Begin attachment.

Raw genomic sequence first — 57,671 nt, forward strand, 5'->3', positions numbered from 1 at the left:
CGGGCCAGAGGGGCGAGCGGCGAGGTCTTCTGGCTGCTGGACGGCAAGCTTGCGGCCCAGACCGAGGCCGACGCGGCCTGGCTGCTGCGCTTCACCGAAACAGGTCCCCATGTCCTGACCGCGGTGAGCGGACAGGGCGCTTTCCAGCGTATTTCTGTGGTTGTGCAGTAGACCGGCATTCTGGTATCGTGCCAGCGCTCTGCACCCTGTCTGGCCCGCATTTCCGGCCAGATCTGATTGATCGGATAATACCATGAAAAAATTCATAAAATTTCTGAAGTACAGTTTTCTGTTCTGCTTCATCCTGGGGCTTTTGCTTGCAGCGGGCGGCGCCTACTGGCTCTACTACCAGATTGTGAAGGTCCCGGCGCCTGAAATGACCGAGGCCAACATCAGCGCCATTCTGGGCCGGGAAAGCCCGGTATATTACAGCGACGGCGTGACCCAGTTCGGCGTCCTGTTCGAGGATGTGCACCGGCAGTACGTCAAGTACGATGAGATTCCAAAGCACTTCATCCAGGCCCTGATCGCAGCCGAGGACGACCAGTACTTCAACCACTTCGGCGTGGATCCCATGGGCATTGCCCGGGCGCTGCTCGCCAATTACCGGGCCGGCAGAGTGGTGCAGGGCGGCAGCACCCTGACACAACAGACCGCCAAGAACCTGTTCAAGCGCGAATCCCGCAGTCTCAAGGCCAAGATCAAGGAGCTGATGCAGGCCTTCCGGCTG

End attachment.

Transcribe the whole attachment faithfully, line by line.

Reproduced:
Raw genomic sequence first — 57,671 nt, forward strand, 5'->3', positions numbered from 1 at the left:
CGGGCCAGAGGGGCGAGCGGCGAGGTCTTCTGGCTGCTGGACGGCAAGCTTGCGGCCCAGACCGAGGCCGACGCGGCCTGGCTGCTGCGCTTCACCGAAACAGGTCCCCATGTCCTGACCGCGGTGAGCGGACAGGGCGCTTTCCAGCGTATTTCTGTGGTTGTGCAGTAGACCGGCATTCTGGTATCGTGCCAGCGCTCTGCACCCTGTCTGGCCCGCATTTCCGGCCAGATCTGATTGATCGGATAATACCATGAAAAAATTCATAAAATTTCTGAAGTACAGTTTTCTGTTCTGCTTCATCCTGGGGCTTTTGCTTGCAGCGGGCGGCGCCTACTGGCTCTACTACCAGATTGTGAAGGTCCCGGCGCCTGAAATGACCGAGGCCAACATCAGCGCCATTCTGGGCCGGGAAAGCCCGGTATATTACAGCGACGGCGTGACCCAGTTCGGCGTCCTGTTCGAGGATGTGCACCGGCAGTACGTCAAGTACGATGAGATTCCAAAGCACTTCATCCAGGCCCTGATCGCAGCCGAGGACGACCAGTACTTCAACCACTTCGGCGTGGATCCCATGGGCATTGCCCGGGCGCTGCTCGCCAATTACCGGGCCGGCAGAGTGGTGCAGGGCGGCAGCACCCTGACACAACAGACCGCCAAGAACCTGTTCAAGCGCGAATCCCGCAGTCTCAAGGCCAAGATCAAGGAGCTGATGCAGGCCTTCCGGCTG